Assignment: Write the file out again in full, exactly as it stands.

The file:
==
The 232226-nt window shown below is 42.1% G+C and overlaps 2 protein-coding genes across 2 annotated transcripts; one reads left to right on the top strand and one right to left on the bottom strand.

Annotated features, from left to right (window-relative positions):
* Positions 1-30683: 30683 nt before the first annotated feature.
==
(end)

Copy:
The 232226-nt window shown below is 42.1% G+C and overlaps 2 protein-coding genes across 2 annotated transcripts; one reads left to right on the top strand and one right to left on the bottom strand.

Annotated features, from left to right (window-relative positions):
* Positions 1-30683: 30683 nt before the first annotated feature.